Cable for connecting APRSdroid to a Baofeng UV-82 Radio (APRS via RF)

Warning, this alternative appears to be more reliable than mine, please visit here and ignore what’s written below:

aprs cable

This cable follows the below diagram precisely; note the color-coded heat shrink, and note that the TRRS plug’s internal wiring is such that the Tip is wired to the furthest-left solder point, followed by R1 and R2, and finally the Sleeve solder point is actually also the strain relief and threaded housing. So you’ve gotta think a bit backwards (and/or use an ohmmeter to check your wiring.)


Warning, this alternative *may* be more reliable than mine:

And this article has a lot of helpful hints:

And of course, using a Bluetooth TNC, etc, is going to be much more reliable than this hack. I don’t use this on a regular basis.

Finally, this cable seems to work well on my Samsung Galaxy Nexus, but is not detected as an output by my Nexus 5x when plugged into the radio so it might need different resistor values or connections depending on your devices.

I harvested a cheap Baofeng handheld speaker/microphone for its cable (although you can buy them here — the Kenwood type) and bought a 3.5mm TRRS plug from Digi-key. It’s a bit tight to solder the resistors inside the plug housing, but it is possible (just remember to put the plug housing on the cable BEFORE soldering, otherwise you’ll be unable to put it on later… a mistake I made about three times.)

Here are the diagrams: 

aprs cable

Your wire colors may be different; I made this diagram match the wire colors from my cable so I wouldn’t get things confused.

I’m sure there is some science behind the correct resistor ohm values (and as in the Github link, an additional capacitor might help; I’m not sure, this is just a hack.) I used 480ohm resistors. The idea is to mute the audio slightly because amplified earphone output being wired straight into amplified microphone input is a surefire way to transmit nothing but distortion.

In my experience on a Galaxy Nexus running APRSdroid with this cable into a Pofung UV-82, the best reception is with the radio volume at barely audible (1/3rd of a rotation) and with the phone volume at 1/4. Further experimentation would yield better data, but keeping an eye on received packets and repeats of your transmissions can help you even if you don’t have a separate radio to listen on. You can also use a recording app on your phone to see what the phone is hearing.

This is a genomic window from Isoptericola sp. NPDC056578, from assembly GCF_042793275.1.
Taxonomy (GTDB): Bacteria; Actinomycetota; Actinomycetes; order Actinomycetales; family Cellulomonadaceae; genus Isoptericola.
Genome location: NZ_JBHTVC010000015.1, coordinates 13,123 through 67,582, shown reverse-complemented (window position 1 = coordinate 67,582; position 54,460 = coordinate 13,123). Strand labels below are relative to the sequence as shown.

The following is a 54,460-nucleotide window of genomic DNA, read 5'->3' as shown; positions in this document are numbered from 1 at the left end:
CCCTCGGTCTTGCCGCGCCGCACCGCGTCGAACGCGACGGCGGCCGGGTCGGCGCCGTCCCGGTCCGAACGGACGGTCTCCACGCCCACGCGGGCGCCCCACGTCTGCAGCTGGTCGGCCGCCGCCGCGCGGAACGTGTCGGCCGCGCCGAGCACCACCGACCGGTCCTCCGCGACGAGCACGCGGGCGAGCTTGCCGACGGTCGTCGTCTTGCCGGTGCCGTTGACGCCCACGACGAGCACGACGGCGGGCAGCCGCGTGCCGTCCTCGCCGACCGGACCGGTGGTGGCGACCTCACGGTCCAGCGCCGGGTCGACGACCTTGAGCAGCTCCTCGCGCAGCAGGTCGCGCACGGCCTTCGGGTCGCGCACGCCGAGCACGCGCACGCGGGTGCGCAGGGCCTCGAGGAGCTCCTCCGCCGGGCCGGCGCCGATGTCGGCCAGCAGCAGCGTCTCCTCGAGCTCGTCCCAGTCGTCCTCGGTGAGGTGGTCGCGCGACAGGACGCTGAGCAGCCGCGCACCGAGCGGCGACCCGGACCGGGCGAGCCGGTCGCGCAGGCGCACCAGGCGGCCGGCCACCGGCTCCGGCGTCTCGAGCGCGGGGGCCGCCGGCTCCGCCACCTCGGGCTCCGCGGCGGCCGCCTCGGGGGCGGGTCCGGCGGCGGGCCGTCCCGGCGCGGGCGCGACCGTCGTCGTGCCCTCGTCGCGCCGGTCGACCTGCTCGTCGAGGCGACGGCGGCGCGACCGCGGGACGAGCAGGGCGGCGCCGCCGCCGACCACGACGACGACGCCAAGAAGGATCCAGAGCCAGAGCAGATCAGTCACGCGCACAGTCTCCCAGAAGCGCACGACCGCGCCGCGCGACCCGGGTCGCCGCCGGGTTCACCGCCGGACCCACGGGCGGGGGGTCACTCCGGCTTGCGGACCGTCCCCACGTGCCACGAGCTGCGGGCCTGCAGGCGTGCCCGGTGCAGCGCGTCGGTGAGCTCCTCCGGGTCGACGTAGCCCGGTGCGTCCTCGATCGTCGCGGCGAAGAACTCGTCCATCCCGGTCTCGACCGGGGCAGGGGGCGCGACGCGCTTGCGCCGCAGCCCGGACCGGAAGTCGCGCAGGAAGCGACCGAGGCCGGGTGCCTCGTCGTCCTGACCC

Helpful settings on radio: VOX at ~2, Squelch at ~1. Ensure that both channels are set to the APRS channel before enabling VOX or connecting cable, and connect the cable while radio is off, to avoid unwanted transmission. Consider listening/testing your transmissions/receptions on a separate radio and looking at the radio’s receive/transmit lights to ensure that the phone is being polite and not transmitting over other stations, and is actually audible.


20 thoughts on “Cable for connecting APRSdroid to a Baofeng UV-82 Radio (APRS via RF)

  1. Hi, I could but it wouldn’t be very cheap due to the labor… somewhere in the neighborhood of $100. At that price you’d be better off getting a real APRS radio or bluetooth TNC… check out (note that apparently their similar cable there apparently doesn’t work directly from a phone, unfortunately, though I’m sure with a bit of soldering you could make it work…)

  2. N7XVB says:

    Not your usual type of article, I’m impressed! Of course I’m usually impressed, but this is completely different. Great job!

  3. Hi Will,

    Thanks for your write-up and schematic! I successfully made the same cable yesterday, and tested last night. It took a few minutes but I did eventually receive APRS data (other objects, repeaters etc) on my phone while connected to my Baofeng UV82L. I followed your suggestions for radio and cellphone settings. I was also able to see myself on after quite some time.

    However when I listen to my own radio with another handheld nearby on 144.390, when my radio/cell transmits, all I can hear is a very very subtle hum and a couple clicks (not the usual aprs data squeal). Any thoughts why? I tried playing with volumes on the radio and phone, none made a difference. I double checked my cable too, it all checks out according to your schematic, including the ohms across the resistor added lines.